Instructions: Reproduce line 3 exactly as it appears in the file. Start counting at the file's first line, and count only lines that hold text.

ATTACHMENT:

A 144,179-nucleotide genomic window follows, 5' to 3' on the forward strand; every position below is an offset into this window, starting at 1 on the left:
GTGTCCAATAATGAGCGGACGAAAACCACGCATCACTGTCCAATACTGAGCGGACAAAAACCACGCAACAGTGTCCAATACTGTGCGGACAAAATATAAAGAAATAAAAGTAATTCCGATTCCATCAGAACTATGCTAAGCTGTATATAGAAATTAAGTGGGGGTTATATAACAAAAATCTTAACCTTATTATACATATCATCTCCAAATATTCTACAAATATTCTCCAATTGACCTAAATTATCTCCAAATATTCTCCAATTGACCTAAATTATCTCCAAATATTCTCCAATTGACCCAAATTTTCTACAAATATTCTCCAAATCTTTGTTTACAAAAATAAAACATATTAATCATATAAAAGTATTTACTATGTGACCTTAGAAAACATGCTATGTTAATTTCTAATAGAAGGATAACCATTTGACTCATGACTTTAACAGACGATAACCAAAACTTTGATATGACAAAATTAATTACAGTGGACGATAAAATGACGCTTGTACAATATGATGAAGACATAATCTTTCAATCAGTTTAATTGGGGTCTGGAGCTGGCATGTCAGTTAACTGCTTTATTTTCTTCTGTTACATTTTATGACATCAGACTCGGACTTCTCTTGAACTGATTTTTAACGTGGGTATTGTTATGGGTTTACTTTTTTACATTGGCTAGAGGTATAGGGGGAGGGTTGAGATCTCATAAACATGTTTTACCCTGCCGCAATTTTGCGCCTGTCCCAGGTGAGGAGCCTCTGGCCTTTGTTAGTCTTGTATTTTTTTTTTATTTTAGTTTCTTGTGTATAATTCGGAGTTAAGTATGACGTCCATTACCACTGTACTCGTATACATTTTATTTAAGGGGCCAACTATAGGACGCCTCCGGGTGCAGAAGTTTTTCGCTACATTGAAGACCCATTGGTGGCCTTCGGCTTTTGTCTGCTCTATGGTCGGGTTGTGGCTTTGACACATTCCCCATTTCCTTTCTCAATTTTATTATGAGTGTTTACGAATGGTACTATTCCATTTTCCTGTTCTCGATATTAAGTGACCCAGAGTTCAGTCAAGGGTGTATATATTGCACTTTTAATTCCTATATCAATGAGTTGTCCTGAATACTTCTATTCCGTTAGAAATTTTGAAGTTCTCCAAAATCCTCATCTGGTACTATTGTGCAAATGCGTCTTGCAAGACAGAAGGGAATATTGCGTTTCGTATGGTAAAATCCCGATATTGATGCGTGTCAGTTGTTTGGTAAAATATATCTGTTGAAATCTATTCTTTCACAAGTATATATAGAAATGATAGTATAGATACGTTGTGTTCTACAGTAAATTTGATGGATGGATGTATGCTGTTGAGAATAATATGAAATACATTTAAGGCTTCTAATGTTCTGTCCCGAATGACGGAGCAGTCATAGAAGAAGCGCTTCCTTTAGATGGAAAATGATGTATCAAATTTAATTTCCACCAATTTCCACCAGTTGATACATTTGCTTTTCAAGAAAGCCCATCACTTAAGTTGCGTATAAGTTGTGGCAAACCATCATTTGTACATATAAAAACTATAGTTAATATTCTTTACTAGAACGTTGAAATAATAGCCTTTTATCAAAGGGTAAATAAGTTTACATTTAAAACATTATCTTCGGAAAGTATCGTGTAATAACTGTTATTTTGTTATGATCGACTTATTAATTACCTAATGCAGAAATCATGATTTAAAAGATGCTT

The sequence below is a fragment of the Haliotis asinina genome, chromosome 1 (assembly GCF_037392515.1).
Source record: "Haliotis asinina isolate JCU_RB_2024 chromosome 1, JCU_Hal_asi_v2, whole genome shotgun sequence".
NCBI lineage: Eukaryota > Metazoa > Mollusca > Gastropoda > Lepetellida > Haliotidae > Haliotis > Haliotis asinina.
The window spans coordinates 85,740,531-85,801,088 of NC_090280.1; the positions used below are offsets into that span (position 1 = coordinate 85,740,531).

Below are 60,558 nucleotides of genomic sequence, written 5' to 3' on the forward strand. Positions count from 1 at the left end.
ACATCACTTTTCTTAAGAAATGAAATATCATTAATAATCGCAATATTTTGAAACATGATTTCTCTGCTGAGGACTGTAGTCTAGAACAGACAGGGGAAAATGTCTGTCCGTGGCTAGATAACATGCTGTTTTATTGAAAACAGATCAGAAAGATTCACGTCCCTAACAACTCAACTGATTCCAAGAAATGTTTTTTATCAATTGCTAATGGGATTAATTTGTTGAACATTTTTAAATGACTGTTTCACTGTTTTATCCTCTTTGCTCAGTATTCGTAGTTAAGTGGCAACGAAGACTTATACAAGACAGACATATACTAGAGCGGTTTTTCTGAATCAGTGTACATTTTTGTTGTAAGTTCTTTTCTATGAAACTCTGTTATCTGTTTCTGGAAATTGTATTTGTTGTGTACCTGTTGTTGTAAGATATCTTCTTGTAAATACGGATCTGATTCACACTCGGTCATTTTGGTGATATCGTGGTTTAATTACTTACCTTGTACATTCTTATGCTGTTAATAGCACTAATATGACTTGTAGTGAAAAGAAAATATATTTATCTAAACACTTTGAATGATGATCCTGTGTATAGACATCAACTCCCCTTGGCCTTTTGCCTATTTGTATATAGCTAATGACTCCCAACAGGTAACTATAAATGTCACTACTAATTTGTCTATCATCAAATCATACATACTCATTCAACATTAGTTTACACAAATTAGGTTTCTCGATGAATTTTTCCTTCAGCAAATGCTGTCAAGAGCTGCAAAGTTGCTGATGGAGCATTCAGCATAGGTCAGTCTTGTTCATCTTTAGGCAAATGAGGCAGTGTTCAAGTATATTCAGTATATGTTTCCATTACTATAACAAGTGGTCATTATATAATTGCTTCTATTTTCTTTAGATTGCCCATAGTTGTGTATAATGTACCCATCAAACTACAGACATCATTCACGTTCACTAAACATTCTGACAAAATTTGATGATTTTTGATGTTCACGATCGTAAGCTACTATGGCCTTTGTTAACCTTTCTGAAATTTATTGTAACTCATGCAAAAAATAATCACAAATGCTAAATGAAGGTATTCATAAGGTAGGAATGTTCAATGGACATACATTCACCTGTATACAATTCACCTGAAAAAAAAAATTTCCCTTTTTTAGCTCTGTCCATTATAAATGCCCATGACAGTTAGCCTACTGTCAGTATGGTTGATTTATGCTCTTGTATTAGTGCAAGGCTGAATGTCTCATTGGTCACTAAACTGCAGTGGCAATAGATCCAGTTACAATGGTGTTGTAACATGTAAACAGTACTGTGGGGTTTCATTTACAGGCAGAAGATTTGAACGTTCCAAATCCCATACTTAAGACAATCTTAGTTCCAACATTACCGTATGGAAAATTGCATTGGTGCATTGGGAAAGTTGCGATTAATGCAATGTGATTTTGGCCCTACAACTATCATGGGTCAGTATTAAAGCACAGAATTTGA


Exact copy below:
The sequence below is a fragment of the Haliotis asinina genome, chromosome 1 (assembly GCF_037392515.1).